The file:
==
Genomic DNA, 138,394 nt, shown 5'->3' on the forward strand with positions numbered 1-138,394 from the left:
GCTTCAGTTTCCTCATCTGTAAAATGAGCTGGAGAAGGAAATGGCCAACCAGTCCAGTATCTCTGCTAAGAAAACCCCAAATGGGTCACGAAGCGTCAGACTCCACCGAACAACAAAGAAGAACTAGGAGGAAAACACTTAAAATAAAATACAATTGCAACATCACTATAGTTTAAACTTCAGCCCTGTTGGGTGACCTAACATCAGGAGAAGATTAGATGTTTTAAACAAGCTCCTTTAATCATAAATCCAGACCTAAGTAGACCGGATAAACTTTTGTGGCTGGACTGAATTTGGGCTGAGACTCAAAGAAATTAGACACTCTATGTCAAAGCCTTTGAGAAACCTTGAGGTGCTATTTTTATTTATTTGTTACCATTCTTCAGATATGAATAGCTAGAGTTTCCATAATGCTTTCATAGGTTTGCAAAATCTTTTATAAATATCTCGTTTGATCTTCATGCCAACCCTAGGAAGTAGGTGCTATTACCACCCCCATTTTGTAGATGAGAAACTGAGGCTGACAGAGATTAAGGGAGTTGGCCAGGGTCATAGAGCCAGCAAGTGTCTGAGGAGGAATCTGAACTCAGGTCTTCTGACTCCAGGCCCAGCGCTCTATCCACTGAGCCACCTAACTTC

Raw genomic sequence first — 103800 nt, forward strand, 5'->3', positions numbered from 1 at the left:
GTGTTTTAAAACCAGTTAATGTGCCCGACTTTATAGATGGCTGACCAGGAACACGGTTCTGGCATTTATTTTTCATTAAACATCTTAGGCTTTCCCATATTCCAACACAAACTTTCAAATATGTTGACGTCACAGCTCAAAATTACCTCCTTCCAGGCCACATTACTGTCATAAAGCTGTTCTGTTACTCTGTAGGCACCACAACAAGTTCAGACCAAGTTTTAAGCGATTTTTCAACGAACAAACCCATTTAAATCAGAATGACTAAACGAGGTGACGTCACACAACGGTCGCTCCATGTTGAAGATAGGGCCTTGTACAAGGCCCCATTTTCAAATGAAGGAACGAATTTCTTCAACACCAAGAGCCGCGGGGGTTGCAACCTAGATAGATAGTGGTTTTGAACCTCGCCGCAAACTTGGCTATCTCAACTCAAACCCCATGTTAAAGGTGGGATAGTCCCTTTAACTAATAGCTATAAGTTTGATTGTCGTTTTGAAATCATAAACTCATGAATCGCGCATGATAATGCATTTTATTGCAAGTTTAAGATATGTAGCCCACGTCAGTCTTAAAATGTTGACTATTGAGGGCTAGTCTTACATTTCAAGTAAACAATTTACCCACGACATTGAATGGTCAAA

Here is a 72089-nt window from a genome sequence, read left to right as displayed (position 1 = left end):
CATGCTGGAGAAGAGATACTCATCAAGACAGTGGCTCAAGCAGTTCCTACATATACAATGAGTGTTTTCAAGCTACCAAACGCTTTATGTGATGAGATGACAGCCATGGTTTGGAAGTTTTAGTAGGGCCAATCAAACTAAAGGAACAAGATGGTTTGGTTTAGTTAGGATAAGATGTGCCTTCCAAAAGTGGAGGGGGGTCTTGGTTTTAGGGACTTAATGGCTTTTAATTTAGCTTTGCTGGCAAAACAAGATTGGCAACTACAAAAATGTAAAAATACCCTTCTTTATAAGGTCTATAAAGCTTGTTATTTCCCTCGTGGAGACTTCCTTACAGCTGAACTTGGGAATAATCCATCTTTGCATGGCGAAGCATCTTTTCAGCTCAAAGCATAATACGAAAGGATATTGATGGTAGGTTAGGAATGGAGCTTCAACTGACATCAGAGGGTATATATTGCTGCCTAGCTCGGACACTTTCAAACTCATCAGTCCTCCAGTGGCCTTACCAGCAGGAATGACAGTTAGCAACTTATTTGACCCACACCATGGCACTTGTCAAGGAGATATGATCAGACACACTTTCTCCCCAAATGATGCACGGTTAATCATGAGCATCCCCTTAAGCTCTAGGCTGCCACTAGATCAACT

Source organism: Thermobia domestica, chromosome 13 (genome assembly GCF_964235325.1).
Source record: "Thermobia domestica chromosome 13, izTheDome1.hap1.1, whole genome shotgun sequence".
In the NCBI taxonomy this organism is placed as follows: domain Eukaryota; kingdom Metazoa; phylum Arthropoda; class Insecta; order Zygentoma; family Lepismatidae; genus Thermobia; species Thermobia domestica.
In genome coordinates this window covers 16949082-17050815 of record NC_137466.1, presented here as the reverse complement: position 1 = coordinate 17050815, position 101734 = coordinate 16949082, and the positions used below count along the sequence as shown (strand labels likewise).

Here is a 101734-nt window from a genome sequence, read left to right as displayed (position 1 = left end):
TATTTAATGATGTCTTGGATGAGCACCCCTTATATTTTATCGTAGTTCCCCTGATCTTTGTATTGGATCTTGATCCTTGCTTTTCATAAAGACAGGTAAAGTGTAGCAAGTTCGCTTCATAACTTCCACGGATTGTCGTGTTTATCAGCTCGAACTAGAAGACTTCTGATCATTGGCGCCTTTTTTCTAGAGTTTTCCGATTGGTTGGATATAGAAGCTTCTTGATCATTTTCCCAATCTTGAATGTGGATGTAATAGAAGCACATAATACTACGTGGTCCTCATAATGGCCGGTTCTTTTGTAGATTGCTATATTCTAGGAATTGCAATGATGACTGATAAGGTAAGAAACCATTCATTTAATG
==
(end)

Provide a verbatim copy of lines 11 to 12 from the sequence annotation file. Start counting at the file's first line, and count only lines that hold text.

Here is a 101734-nt window from a genome sequence, read left to right as displayed (position 1 = left end):
TATTTAATGATGTCTTGGATGAGCACCCCTTATATTTTATCGTAGTTCCCCTGATCTTTGTATTGGATCTTGATCCTTGCTTTTCATAAAGACAGGTAAAGTGTAGCAAGTTCGCTTCATAACTTCCACGGATTGTCGTGTTTATCAGCTCGAACTAGAAGACTTCTGATCATTGGCGCCTTTTTTCTAGAGTTTTCCGATTGGTTGGATATAGAAGCTTCTTGATCATTTTCCCAATCTTGAATGTGGATGTAATAGAAGCACATAATACTACGTGGTCCTCATAATGGCCGGTTCTTTTGTAGATTGCTATATTCTAGGAATTGCAATGATGACTGATAAGGTAAGAAACCATTCATTTAATG